We all know we need to be eating several servings per day of fruits and vegetables.
The recommendation is that we eat as many as 10 servings. The challenge is that fruits and vegetables are expensive (to eat
the proper amount, a family of 4 would have to spend 40% of their food budget on fruits and veggies) and not very convenient in today’s busy lifestyles. This is evidenced by the fact that the average american today eats 3 servings (potatoes don’t count) per day. It is easy to see the direct link between the gap in necessary nutrients (fruits and veggies contain the key vitamins/minerals/fiber/micronutrients/probiotics/enzymes needed for the body to function properly and stay healthy) and the continued rise in health issues at earlier and earlier ages.
An unfortunate truth is that even if we are eating the proper amounts, we will still be woefully short on the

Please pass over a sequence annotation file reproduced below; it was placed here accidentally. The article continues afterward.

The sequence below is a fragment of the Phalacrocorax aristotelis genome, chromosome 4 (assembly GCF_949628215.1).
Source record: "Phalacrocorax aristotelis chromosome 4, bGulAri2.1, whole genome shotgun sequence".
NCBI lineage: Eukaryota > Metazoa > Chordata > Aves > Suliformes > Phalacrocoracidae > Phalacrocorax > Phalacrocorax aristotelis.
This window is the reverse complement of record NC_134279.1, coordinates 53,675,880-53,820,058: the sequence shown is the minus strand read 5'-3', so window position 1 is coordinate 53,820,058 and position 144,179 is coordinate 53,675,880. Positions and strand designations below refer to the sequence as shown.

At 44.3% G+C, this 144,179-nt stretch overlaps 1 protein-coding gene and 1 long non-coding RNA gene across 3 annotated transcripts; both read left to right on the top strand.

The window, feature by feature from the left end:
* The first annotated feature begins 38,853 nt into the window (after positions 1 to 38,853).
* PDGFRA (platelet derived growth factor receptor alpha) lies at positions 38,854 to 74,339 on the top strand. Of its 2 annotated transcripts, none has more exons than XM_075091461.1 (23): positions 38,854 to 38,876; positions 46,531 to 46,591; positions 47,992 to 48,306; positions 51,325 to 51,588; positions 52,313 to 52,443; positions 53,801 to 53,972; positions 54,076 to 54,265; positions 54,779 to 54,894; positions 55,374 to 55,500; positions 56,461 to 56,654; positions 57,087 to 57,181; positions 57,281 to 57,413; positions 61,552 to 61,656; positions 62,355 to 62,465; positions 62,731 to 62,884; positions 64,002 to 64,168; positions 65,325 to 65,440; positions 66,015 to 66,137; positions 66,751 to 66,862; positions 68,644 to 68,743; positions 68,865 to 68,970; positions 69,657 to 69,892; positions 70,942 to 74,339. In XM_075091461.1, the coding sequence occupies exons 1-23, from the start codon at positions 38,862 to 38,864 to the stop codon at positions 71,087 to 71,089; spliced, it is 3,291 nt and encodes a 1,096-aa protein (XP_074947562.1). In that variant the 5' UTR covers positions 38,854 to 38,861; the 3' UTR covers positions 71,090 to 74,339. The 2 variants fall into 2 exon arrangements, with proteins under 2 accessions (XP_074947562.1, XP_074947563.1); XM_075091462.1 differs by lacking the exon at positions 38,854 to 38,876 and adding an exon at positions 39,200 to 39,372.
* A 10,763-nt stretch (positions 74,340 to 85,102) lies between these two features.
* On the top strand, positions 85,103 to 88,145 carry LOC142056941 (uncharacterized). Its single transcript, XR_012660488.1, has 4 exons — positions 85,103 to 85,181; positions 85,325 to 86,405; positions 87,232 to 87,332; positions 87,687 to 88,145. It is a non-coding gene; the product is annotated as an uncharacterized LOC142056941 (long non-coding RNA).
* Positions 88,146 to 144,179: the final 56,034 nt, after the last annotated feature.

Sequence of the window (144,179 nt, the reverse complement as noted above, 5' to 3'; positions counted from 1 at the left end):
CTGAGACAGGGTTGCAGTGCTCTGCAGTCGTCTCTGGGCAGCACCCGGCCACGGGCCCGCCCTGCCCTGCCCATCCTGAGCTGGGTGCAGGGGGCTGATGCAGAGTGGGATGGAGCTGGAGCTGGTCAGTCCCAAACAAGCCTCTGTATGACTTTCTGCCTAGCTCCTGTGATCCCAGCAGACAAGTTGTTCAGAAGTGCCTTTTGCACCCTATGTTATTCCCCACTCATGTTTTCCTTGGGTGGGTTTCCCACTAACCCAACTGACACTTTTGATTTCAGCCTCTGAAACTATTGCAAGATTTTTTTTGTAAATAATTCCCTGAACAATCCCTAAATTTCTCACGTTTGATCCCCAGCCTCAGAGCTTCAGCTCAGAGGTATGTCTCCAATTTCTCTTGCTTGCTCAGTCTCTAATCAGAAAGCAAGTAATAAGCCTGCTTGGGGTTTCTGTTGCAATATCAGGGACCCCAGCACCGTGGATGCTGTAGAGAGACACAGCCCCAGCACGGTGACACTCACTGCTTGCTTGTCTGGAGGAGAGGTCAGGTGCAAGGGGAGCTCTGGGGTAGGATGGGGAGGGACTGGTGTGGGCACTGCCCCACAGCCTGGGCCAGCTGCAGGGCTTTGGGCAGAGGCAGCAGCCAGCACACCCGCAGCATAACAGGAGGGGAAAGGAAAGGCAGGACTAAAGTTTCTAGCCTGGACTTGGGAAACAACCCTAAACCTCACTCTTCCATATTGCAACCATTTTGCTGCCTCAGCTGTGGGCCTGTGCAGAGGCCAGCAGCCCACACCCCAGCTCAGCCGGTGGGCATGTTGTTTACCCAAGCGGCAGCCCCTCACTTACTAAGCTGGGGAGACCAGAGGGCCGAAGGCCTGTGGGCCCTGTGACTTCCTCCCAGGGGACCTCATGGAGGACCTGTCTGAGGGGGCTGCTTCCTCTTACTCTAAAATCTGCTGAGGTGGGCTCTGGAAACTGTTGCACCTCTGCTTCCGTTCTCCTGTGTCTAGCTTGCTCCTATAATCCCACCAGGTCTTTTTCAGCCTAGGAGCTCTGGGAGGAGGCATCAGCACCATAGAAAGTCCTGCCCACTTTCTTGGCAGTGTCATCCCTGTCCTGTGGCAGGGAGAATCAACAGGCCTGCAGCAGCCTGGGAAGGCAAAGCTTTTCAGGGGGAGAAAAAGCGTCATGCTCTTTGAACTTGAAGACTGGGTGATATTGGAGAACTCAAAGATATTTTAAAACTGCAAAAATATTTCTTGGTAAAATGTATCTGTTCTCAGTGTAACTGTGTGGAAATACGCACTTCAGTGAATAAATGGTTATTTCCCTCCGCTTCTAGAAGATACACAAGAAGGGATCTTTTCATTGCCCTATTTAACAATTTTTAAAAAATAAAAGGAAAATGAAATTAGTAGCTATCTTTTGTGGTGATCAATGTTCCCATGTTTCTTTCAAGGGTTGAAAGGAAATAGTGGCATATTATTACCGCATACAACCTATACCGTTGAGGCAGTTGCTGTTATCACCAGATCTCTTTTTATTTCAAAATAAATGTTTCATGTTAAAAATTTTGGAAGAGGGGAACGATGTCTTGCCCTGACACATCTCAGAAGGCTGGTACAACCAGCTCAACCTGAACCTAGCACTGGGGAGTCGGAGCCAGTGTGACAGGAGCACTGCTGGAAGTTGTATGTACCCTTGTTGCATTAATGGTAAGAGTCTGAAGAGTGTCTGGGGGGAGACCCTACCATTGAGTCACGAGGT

basic nutrients we need to get from these fruits and veggies.
The U.S.D.A. published a study done on the nutrient levels of fruits and vegetables from 1963 to 2000. During this time frame there was a significant decline in the nutritional content of these foods. This is due to farming techniques, soil depletion, shipping, etc.
Here are a few examples:
- The Calcium and Beta Carotene in Broccoli has declined 50%
- Carotene declined 42%,Potassium 60%, and Magnesium 84% in Collard Greens
- Vitamin C in Peppers declined 40%
- Beta Carotene in Apples declined over 40%
- Calcium declined 60% in Pineapples
- Vitamins B1, B2 and C declined 50% in Cauliflower
This is if we eat these foods raw. If we cook these foods, the content goes down further. Cooking greatly
diminishes vitamins, kills enzymes, and leaches out minerals.
The moral of the story is that while it used to be “An apple a day keeps the doctor away” today it is more
like “Several apples a day and also take your supplements!”